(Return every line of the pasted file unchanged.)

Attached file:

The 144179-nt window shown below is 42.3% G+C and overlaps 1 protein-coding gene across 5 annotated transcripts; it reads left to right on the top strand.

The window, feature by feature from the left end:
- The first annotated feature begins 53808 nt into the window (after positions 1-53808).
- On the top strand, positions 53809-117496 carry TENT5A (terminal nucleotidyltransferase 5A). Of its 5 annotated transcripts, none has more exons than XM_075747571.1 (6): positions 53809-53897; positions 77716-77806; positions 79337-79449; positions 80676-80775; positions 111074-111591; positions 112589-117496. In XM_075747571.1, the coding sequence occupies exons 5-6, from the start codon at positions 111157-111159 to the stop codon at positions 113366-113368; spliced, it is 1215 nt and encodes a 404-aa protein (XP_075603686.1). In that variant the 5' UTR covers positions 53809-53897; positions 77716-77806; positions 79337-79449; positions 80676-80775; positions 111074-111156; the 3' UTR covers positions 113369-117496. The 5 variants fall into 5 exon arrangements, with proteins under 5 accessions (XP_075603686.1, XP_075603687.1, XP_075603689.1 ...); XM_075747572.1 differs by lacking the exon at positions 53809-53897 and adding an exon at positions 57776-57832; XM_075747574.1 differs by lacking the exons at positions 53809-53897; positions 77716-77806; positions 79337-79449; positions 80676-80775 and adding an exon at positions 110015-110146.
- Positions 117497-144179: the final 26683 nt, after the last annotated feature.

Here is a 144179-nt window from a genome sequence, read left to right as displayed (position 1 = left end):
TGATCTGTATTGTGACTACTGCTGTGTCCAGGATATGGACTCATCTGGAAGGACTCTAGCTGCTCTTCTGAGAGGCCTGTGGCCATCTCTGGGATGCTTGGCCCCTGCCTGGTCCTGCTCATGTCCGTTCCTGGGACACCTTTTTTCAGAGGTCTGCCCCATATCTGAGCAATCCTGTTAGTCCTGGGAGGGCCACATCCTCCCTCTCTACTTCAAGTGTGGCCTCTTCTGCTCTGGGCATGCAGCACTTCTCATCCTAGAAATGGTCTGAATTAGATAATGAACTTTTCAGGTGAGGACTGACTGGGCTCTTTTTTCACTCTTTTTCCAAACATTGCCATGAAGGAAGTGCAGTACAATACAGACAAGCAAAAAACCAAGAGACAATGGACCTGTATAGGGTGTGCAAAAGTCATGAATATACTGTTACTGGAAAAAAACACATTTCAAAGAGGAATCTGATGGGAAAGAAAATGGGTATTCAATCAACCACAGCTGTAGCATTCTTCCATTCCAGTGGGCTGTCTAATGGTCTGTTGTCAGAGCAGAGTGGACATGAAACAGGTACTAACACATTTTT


The 144179-nt window shown below is 42.3% G+C and overlaps 1 protein-coding gene across 5 annotated transcripts; it reads left to right on the top strand.

The window, feature by feature from the left end:
- The first annotated feature begins 53808 nt into the window (after positions 1-53808).
- On the top strand, positions 53809-117496 carry TENT5A (terminal nucleotidyltransferase 5A). Of its 5 annotated transcripts, none has more exons than XM_075747571.1 (6): positions 53809-53897; positions 77716-77806; positions 79337-79449; positions 80676-80775; positions 111074-111591; positions 112589-117496. In XM_075747571.1, the coding sequence occupies exons 5-6, from the start codon at positions 111157-111159 to the stop codon at positions 113366-113368; spliced, it is 1215 nt and encodes a 404-aa protein (XP_075603686.1). In that variant the 5' UTR covers positions 53809-53897; positions 77716-77806; positions 79337-79449; positions 80676-80775; positions 111074-111156; the 3' UTR covers positions 113369-117496. The 5 variants fall into 5 exon arrangements, with proteins under 5 accessions (XP_075603686.1, XP_075603687.1, XP_075603689.1 ...); XM_075747572.1 differs by lacking the exon at positions 53809-53897 and adding an exon at positions 57776-57832; XM_075747574.1 differs by lacking the exons at positions 53809-53897; positions 77716-77806; positions 79337-79449; positions 80676-80775 and adding an exon at positions 110015-110146.
- Positions 117497-144179: the final 26683 nt, after the last annotated feature.

Here is a 144179-nt window from a genome sequence, read left to right as displayed (position 1 = left end):
TGATCTGTATTGTGACTACTGCTGTGTCCAGGATATGGACTCATCTGGAAGGACTCTAGCTGCTCTTCTGAGAGGCCTGTGGCCATCTCTGGGATGCTTGGCCCCTGCCTGGTCCTGCTCATGTCCGTTCCTGGGACACCTTTTTTCAGAGGTCTGCCCCATATCTGAGCAATCCTGTTAGTCCTGGGAGGGCCACATCCTCCCTCTCTACTTCAAGTGTGGCCTCTTCTGCTCTGGGCATGCAGCACTTCTCATCCTAGAAATGGTCTGAATTAGATAATGAACTTTTCAGGTGAGGACTGACTGGGCTCTTTTTTCACTCTTTTTCCAAACATTGCCATGAAGGAAGTGCAGTACAATACAGACAAGCAAAAAACCAAGAGACAATGGACCTGTATAGGGTGTGCAAAAGTCATGAATATACTGTTACTGGAAAAAAACACATTTCAAAGAGGAATCTGATGGGAAAGAAAATGGGTATTCAATCAACCACAGCTGTAGCATTCTTCCATTCCAGTGGGCTGTCTAATGGTCTGTTGTCAGAGCAGAGTGGACATGAAACAGGTACTAACACATTTTT